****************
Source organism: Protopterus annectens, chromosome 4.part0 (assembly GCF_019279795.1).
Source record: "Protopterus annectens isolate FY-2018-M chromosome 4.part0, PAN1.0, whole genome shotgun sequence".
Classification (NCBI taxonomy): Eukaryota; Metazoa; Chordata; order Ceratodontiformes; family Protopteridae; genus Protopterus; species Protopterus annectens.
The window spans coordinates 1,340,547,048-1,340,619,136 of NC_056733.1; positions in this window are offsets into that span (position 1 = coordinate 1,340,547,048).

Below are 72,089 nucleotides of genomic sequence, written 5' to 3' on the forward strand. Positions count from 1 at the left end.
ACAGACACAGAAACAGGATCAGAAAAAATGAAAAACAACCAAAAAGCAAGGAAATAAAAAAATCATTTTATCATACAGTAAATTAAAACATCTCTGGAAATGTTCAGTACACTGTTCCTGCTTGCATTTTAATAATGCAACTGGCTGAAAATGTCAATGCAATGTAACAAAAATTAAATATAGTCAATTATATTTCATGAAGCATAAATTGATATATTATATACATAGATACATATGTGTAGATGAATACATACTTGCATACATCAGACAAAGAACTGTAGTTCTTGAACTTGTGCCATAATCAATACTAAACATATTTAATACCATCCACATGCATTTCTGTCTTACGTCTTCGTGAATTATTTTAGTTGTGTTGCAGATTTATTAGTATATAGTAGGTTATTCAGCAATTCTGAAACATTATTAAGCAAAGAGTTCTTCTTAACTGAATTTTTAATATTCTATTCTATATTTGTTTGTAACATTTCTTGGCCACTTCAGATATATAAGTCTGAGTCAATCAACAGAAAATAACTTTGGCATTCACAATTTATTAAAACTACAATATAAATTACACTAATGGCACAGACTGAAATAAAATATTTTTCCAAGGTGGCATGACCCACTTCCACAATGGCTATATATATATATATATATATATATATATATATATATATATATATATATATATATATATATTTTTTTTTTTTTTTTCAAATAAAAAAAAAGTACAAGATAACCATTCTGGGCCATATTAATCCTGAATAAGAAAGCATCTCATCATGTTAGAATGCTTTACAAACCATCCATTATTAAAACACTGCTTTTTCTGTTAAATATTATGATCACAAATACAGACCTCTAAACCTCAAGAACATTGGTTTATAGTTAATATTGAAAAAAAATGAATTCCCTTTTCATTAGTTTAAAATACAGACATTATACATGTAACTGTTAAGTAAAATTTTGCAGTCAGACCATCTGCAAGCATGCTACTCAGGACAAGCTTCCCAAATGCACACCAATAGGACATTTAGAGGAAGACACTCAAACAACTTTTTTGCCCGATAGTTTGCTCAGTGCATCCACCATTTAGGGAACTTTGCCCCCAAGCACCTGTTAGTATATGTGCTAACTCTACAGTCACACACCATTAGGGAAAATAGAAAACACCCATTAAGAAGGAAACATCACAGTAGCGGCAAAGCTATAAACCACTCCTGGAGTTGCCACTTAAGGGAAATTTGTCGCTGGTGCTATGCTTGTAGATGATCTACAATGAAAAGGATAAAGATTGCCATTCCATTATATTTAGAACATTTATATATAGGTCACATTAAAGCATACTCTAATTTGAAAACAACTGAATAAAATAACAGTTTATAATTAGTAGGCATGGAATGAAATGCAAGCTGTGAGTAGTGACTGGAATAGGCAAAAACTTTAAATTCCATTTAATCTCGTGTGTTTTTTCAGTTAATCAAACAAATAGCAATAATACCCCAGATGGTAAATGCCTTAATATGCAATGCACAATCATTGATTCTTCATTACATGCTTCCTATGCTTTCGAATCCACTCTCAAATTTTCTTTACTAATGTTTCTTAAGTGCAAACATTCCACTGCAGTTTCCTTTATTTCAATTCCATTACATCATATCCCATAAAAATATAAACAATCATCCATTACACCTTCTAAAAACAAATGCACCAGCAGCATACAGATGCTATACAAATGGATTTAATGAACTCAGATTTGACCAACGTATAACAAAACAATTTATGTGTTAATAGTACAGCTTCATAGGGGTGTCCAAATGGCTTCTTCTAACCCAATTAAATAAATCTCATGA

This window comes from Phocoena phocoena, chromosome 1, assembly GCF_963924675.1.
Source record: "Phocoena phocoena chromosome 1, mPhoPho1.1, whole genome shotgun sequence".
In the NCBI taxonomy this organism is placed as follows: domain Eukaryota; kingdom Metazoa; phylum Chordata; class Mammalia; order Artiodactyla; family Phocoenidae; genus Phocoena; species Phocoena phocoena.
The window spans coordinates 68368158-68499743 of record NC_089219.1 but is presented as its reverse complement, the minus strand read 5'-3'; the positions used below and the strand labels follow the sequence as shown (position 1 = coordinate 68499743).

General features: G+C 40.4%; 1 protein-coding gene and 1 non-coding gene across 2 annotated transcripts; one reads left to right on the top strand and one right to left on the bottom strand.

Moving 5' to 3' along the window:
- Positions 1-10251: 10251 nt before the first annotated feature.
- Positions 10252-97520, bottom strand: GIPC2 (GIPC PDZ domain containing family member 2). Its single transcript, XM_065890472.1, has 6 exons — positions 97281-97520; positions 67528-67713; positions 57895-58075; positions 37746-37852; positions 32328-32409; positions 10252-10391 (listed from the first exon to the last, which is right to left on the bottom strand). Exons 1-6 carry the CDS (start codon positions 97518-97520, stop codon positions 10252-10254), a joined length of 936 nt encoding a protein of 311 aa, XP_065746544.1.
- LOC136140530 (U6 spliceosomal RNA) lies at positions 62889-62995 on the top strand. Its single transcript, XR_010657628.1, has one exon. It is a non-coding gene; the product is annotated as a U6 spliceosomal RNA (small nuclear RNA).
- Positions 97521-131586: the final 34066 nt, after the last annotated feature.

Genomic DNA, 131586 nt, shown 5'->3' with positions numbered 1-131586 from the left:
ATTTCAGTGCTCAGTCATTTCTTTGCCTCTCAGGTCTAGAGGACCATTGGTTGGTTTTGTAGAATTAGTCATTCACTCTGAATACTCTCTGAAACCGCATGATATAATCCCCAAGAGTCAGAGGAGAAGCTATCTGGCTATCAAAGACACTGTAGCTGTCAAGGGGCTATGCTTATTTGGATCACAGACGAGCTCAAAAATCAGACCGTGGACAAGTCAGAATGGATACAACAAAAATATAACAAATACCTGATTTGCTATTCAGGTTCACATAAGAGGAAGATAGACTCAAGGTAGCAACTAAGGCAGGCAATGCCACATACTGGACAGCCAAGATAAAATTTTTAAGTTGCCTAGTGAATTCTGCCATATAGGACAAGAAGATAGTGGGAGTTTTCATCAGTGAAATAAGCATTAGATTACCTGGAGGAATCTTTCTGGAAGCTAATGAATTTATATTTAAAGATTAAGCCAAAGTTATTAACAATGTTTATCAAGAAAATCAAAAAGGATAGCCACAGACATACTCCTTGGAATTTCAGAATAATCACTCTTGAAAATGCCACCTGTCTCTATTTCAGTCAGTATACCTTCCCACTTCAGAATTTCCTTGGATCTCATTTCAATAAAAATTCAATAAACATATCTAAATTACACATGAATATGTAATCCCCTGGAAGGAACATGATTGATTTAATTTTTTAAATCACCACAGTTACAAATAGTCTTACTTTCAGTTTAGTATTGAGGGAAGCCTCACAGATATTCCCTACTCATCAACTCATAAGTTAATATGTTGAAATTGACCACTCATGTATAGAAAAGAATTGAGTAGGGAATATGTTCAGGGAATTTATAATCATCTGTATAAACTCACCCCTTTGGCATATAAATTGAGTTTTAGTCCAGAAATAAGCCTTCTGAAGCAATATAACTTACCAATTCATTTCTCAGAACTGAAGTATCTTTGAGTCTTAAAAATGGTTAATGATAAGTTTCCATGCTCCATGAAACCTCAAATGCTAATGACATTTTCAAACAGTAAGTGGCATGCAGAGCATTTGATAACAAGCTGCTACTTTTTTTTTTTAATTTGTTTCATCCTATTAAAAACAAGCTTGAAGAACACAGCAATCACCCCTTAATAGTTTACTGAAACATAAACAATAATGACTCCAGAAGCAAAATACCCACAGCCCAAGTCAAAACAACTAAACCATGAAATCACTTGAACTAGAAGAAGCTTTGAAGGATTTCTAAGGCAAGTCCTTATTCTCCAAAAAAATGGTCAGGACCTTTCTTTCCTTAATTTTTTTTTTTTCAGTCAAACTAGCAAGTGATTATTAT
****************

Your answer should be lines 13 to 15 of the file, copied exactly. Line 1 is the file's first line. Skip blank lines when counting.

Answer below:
- Positions 1-10251: 10251 nt before the first annotated feature.
- Positions 10252-97520, bottom strand: GIPC2 (GIPC PDZ domain containing family member 2). Its single transcript, XM_065890472.1, has 6 exons — positions 97281-97520; positions 67528-67713; positions 57895-58075; positions 37746-37852; positions 32328-32409; positions 10252-10391 (listed from the first exon to the last, which is right to left on the bottom strand). Exons 1-6 carry the CDS (start codon positions 97518-97520, stop codon positions 10252-10254), a joined length of 936 nt encoding a protein of 311 aa, XP_065746544.1.
- LOC136140530 (U6 spliceosomal RNA) lies at positions 62889-62995 on the top strand. Its single transcript, XR_010657628.1, has one exon. It is a non-coding gene; the product is annotated as a U6 spliceosomal RNA (small nuclear RNA).